Monday, October 7, 2013

Friday, October 4th, 2013

Dear Juniors,

If you missed class, we completed the following"

1. Journal Entry #6 Gothic Characteristics in The Changling. Students watched a clip from a Gothic horror film entitled "The Changling." They were asked to identify all the characteristics associated with the Gothic genre while watching the clip.

Chapters 1-3 of Turn of the Screw

2. Students were asked to share their questions regarding Chapters 1-3 of TURN OF THE SCREW with their peer groups. From those questions they were asked to select three and respond to each one in the from of a body paragraph. Please see the assignment explanation below. The body paragraphs are due on Tuesday!

Response to Turn of the Screw Questions (Chapters 1-3)
Due Date: ______________________________ (three body paragraphs)
Explanation: Questioning is one of the most effective ways to appreciate a literary work, as doing so gives one the opportunity to explore the text and develop deeper insights into the author’s choices.
Assignment: For today you should have come prepared with questions you developed for chapters 1-3 of Turn of the Screw. You will share and discuss your questions with each other. You will select TWO questions created by other students in your group. You should not select questions that you developed, nor questions that are similar to those you created. Once you have made your selection, you should answer the questions through textual support. You will respond to your questions by writing a body paragraph for each response.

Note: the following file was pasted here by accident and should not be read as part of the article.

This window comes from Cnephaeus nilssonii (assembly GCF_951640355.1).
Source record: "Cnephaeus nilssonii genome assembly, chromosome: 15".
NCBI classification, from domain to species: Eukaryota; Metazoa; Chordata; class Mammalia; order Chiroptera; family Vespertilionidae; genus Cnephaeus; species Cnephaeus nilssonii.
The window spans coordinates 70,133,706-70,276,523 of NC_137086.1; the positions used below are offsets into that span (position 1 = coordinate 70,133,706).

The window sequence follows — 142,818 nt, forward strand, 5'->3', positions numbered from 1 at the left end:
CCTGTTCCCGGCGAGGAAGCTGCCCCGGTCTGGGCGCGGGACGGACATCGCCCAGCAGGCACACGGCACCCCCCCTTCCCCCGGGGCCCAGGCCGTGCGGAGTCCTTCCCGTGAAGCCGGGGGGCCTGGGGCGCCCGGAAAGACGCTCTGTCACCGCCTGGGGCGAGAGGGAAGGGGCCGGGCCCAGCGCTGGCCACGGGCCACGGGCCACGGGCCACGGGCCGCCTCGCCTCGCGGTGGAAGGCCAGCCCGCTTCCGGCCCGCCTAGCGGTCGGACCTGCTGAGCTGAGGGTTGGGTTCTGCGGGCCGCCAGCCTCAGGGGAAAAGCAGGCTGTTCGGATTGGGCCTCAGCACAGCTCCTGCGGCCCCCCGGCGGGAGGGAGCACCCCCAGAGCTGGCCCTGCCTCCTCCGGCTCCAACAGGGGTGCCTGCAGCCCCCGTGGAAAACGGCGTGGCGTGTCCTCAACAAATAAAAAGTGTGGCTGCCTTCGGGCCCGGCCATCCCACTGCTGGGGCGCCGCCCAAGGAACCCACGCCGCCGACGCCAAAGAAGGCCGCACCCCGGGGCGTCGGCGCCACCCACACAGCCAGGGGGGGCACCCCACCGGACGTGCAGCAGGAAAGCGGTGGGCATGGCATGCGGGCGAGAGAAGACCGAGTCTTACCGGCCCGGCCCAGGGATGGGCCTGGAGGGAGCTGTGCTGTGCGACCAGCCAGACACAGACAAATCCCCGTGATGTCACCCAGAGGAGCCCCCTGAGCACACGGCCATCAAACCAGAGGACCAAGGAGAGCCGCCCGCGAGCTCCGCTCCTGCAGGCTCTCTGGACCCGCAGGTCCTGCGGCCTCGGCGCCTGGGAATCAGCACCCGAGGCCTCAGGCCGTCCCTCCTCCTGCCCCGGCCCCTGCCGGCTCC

Compulsory:  You must also select ONE of the following questions and include a solid response in the form of a body paragraph.
1.      What is the master’s reasoning in asking the governess to “never trouble him—but never, never, neither appeal nor complain nor write about anything; only meet all questions herself?”
2.      What are the governess’s impressions of Flora? What descriptions imply that there is something otherworldly about the little girl?
3.      Ms. Grose, the house keeper, seems to be holding something back when she converses with the governess about Miles, particularly in relationship to Miles and the previous governess. What might she be hiding, and why not tell the new governess of her concerns?
4.      Henry James characterizes the governess as being lonely and possessing some anxiety. Which details give the reader a sense of these traits, and why are they so important to the governess’s character?



1. Continue reading your "Reading Record" book.
2. Body paragraphs are due on Tuesday for chapter 1-3 questions.